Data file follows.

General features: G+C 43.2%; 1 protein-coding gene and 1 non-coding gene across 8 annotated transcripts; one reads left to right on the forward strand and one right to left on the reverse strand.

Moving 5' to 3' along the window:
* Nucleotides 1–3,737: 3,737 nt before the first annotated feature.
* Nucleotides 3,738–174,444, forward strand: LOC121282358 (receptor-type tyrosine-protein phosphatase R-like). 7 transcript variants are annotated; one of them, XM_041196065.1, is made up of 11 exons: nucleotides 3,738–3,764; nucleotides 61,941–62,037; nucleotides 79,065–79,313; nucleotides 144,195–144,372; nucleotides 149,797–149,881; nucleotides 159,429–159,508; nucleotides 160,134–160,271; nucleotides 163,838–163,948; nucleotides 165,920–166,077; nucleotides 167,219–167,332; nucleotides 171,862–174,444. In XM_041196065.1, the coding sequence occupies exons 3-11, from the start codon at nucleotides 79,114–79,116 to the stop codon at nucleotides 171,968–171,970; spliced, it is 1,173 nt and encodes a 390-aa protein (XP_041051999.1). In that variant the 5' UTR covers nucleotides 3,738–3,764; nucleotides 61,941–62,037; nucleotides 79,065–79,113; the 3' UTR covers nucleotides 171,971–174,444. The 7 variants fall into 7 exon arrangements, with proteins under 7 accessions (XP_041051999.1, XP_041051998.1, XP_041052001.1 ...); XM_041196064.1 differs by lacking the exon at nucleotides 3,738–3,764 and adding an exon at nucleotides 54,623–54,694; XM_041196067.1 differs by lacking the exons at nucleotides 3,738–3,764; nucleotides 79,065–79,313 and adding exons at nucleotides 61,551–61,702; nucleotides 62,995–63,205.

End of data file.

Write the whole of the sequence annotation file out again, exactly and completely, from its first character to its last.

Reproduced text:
General features: G+C 43.2%; 1 protein-coding gene and 1 non-coding gene across 8 annotated transcripts; one reads left to right on the forward strand and one right to left on the reverse strand.

Moving 5' to 3' along the window:
* Nucleotides 1–3,737: 3,737 nt before the first annotated feature.
* Nucleotides 3,738–174,444, forward strand: LOC121282358 (receptor-type tyrosine-protein phosphatase R-like). 7 transcript variants are annotated; one of them, XM_041196065.1, is made up of 11 exons: nucleotides 3,738–3,764; nucleotides 61,941–62,037; nucleotides 79,065–79,313; nucleotides 144,195–144,372; nucleotides 149,797–149,881; nucleotides 159,429–159,508; nucleotides 160,134–160,271; nucleotides 163,838–163,948; nucleotides 165,920–166,077; nucleotides 167,219–167,332; nucleotides 171,862–174,444. In XM_041196065.1, the coding sequence occupies exons 3-11, from the start codon at nucleotides 79,114–79,116 to the stop codon at nucleotides 171,968–171,970; spliced, it is 1,173 nt and encodes a 390-aa protein (XP_041051999.1). In that variant the 5' UTR covers nucleotides 3,738–3,764; nucleotides 61,941–62,037; nucleotides 79,065–79,113; the 3' UTR covers nucleotides 171,971–174,444. The 7 variants fall into 7 exon arrangements, with proteins under 7 accessions (XP_041051999.1, XP_041051998.1, XP_041052001.1 ...); XM_041196064.1 differs by lacking the exon at nucleotides 3,738–3,764 and adding an exon at nucleotides 54,623–54,694; XM_041196067.1 differs by lacking the exons at nucleotides 3,738–3,764; nucleotides 79,065–79,313 and adding exons at nucleotides 61,551–61,702; nucleotides 62,995–63,205.